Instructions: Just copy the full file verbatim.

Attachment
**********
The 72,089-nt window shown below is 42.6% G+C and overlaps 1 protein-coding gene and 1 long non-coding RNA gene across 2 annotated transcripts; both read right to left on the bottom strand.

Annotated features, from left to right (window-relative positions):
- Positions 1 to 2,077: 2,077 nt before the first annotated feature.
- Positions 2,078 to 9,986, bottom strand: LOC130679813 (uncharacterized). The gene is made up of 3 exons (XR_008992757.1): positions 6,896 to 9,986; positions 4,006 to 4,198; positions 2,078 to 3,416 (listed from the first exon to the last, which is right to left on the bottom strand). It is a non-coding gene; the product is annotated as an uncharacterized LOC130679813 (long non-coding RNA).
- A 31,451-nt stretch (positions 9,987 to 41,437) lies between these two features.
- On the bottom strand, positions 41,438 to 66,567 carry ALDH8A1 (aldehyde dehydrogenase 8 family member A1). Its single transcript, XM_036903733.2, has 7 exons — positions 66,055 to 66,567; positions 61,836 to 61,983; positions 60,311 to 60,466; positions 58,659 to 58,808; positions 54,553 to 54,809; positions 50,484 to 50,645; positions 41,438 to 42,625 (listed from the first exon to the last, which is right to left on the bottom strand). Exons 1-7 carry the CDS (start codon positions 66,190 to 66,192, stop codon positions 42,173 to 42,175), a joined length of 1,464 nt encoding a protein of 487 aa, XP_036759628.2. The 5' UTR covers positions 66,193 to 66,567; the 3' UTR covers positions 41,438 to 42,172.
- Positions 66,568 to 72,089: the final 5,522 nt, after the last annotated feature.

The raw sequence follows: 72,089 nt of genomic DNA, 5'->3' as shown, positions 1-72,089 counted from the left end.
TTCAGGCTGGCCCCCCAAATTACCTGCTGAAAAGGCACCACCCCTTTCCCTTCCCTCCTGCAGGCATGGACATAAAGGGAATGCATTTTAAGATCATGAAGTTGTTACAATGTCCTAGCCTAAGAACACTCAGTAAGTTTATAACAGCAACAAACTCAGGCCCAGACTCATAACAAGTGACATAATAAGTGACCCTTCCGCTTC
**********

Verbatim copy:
The 72,089-nt window shown below is 42.6% G+C and overlaps 1 protein-coding gene and 1 long non-coding RNA gene across 2 annotated transcripts; both read right to left on the bottom strand.

Annotated features, from left to right (window-relative positions):
- Positions 1 to 2,077: 2,077 nt before the first annotated feature.
- Positions 2,078 to 9,986, bottom strand: LOC130679813 (uncharacterized). The gene is made up of 3 exons (XR_008992757.1): positions 6,896 to 9,986; positions 4,006 to 4,198; positions 2,078 to 3,416 (listed from the first exon to the last, which is right to left on the bottom strand). It is a non-coding gene; the product is annotated as an uncharacterized LOC130679813 (long non-coding RNA).
- A 31,451-nt stretch (positions 9,987 to 41,437) lies between these two features.
- On the bottom strand, positions 41,438 to 66,567 carry ALDH8A1 (aldehyde dehydrogenase 8 family member A1). Its single transcript, XM_036903733.2, has 7 exons — positions 66,055 to 66,567; positions 61,836 to 61,983; positions 60,311 to 60,466; positions 58,659 to 58,808; positions 54,553 to 54,809; positions 50,484 to 50,645; positions 41,438 to 42,625 (listed from the first exon to the last, which is right to left on the bottom strand). Exons 1-7 carry the CDS (start codon positions 66,190 to 66,192, stop codon positions 42,173 to 42,175), a joined length of 1,464 nt encoding a protein of 487 aa, XP_036759628.2. The 5' UTR covers positions 66,193 to 66,567; the 3' UTR covers positions 41,438 to 42,172.
- Positions 66,568 to 72,089: the final 5,522 nt, after the last annotated feature.

The raw sequence follows: 72,089 nt of genomic DNA, 5'->3' as shown, positions 1-72,089 counted from the left end.
TTCAGGCTGGCCCCCCAAATTACCTGCTGAAAAGGCACCACCCCTTTCCCTTCCCTCCTGCAGGCATGGACATAAAGGGAATGCATTTTAAGATCATGAAGTTGTTACAATGTCCTAGCCTAAGAACACTCAGTAAGTTTATAACAGCAACAAACTCAGGCCCAGACTCATAACAAGTGACATAATAAGTGACCCTTCCGCTTC